There are two approaches to resolve this crisis. One is to keep the loan current i.e. to continue funding the project and hope that time and growth will set the project or company back on track. This will encourage all types of malpractices like evergreening and zombie lending. The other approach is to recognize the problem and start diagnosing the problem. Hence, a one-time special purpose vehicle – a bad bank or in a more formal way – an Asset Reconstruction Company (ARC) can be given a chance to take over the mess of ‘stressed assets’ in the banking sector.


A model framework for a bad bank

Raghuram Rajan and Viral Acharya in a recent paper have argued that the bad bank will not be a solution if it simply transfers the bad loans from one government-owned entity to another.  In addition, India’s experience with bad banks in the case of IDBI bank in 2004 was not successful. Neither IDBI Bank nor its bad bank were able to recover the due. There are around 20 odd ARCs in India with a balance sheet of a few thousand crores. Mostly they are private and banks are hesitant to transfer any loans to these ARCs because of the fear of investigating agencies like CBI, CVC and CAG. That’s why we have to design the right incentives so that the whole restructuring process can be set in motion in the right direction. Some questions about the functioning of an independent bad bank arise immediately which are discussed below –

Structure – One of the main considerations before setting up a bad bank will be the nature and extent of the banking crisis. The type of bad bank we want to establish will depend on how deep the crisis is in our banking sector. Globally it is preferred that individual banks initially set up an internal restructuring unit. If the problem doesn’t stop and spirals over the whole banking sector then a single entity is established by a consortium of banks. In such situations, it is possible that the government creates a single centralized bad bank with some amount of public financing instead of creating several bad banks.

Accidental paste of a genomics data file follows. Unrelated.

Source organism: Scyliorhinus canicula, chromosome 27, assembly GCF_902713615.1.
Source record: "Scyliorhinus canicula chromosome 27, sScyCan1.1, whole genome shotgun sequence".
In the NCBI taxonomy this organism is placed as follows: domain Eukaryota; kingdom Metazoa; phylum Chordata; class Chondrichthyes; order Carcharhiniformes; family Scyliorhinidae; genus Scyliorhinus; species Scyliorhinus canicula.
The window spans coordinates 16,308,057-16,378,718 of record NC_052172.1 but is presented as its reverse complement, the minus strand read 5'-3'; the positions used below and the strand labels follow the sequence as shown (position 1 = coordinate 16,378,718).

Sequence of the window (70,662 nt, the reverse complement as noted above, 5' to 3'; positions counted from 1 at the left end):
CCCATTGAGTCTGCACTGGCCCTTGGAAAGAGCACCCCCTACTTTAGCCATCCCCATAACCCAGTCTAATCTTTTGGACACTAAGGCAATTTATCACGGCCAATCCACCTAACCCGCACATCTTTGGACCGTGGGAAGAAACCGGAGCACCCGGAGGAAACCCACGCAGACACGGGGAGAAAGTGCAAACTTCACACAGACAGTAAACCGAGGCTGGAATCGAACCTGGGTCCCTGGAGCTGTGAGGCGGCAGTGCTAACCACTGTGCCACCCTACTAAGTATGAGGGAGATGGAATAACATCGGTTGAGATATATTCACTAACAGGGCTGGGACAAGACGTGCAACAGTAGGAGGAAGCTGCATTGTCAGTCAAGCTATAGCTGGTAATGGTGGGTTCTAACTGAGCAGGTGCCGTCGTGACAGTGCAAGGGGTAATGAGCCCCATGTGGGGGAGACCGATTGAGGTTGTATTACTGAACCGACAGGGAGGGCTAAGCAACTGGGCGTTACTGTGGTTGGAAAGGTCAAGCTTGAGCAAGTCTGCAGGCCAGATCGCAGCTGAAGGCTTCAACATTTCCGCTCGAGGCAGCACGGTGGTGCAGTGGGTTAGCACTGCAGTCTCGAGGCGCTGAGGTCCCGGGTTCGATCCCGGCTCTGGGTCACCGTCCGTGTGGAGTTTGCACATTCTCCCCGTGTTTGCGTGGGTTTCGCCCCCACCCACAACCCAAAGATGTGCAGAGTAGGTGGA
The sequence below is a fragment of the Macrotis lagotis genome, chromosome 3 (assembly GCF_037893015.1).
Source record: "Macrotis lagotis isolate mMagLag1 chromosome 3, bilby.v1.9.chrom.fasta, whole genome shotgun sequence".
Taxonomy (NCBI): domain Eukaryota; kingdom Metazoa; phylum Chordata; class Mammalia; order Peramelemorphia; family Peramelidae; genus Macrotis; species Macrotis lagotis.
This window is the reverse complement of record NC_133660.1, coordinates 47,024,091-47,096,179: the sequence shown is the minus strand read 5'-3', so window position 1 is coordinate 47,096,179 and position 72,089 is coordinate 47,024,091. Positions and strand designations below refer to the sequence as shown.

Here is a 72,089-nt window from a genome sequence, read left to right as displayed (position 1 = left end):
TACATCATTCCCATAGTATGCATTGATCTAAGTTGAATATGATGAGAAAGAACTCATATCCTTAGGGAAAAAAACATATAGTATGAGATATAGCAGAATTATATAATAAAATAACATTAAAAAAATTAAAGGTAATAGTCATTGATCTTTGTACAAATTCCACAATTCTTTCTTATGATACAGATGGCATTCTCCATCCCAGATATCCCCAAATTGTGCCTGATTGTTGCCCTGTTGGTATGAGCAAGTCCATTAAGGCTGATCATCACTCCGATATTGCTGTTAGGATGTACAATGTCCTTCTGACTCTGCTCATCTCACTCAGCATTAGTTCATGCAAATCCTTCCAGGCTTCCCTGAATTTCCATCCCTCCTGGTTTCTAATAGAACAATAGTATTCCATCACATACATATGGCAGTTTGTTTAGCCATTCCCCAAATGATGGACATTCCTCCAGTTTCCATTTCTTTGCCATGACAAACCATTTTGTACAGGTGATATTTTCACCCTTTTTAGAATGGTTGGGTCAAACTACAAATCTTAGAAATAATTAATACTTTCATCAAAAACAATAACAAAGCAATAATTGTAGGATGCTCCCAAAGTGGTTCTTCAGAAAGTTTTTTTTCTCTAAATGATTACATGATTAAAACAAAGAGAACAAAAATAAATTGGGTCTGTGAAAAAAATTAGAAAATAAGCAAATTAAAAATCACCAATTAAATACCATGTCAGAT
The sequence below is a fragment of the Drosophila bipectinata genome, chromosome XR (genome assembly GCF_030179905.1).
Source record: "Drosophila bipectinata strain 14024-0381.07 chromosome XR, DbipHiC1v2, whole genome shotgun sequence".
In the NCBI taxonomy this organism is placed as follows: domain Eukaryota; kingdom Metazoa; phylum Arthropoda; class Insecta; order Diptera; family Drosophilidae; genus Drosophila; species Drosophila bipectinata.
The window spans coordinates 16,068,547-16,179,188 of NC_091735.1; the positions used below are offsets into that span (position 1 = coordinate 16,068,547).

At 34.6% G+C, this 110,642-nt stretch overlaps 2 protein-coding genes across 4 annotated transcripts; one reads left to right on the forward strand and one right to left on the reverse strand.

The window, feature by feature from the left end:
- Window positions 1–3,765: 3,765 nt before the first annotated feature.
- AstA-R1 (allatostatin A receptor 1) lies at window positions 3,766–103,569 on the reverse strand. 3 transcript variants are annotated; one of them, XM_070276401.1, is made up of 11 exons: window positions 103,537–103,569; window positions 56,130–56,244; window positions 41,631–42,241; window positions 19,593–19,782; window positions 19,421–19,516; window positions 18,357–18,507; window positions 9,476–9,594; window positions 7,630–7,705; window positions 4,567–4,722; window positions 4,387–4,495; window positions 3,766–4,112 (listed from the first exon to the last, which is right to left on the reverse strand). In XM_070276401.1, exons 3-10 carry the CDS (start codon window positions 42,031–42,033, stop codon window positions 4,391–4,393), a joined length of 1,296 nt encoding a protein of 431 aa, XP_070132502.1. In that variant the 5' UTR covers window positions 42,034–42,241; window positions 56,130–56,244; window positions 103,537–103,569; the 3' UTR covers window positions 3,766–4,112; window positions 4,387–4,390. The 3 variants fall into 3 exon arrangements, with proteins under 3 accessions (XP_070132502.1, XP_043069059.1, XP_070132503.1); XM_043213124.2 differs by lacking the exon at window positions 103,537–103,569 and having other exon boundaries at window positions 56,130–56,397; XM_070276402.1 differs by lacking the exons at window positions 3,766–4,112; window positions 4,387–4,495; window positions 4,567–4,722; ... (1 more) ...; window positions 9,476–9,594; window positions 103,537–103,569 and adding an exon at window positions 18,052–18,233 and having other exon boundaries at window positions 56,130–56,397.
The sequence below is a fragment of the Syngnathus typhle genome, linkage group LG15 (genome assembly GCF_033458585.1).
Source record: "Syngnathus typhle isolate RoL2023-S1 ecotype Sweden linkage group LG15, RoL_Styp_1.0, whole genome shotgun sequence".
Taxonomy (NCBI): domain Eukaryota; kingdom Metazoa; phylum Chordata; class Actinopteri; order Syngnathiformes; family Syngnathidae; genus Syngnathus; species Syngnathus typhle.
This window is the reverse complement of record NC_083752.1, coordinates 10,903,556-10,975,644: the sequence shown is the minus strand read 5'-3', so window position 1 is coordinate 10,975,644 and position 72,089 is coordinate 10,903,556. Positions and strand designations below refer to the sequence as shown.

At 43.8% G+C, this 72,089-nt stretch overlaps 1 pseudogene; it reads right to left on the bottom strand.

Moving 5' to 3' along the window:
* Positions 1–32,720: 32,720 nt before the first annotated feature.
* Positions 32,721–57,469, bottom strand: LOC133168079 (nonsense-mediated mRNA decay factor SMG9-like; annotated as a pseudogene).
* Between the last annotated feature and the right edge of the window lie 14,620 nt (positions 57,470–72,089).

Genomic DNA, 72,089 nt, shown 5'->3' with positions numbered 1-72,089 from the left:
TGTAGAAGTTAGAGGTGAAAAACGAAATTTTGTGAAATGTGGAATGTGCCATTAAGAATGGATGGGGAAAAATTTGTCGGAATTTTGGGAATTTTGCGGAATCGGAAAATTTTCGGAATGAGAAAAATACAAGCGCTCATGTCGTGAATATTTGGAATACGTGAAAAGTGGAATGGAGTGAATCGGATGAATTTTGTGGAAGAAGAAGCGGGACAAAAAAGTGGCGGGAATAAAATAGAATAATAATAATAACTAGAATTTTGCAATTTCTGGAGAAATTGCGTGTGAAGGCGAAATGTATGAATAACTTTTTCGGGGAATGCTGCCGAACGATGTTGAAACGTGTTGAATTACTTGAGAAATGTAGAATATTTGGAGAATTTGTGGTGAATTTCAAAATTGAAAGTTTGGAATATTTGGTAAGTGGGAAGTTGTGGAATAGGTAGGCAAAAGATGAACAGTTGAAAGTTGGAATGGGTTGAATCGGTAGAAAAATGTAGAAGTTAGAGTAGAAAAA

As we have seen earlier that post COVID, in all circumstances, the stressed assets of the banks will rise to a considerable extent, a proposed solution was made by Viral Acharya few years ago by creating two ARC i.e. a private Asset Management Company (PAMC) and a National Asset Management Company (NAMC). The former will look after short to medium term stressed assets and the latter will focus on strategic assets which may have little value today, but are likely to be more valuable as the economy grows like the power, aviation, and energy sector.

Dr. Acharya proposed this public-private distinction to inculcate a sense of competition in the market and also to prevent government monopoly and excessive bureaucratic discretion. The Indian Banks Association (IBA) and the government are more interested in a single entity namely “National Asset Reconstruction Company” (NARC) preferably to have a protection of sovereign guarantee over the assets for the banks as well as potential buyers.

Ownership and funding – The next question will be who will fund and manage these ARCs? International experience shows us that the initial funding to a bad bank is provided by the government and then the private sector joins in to absorb the risk associated with the business. The private players use this kind of investment as an opportunity to earn profits by liquidating stressed assets at higher prices. In Korea and Taiwan, more than 90 percent of the financing was through government backed bonds. The Resolution Trust Corporation in the USA and the ‘Securum’ in Sweden were fully funded by their respective governments.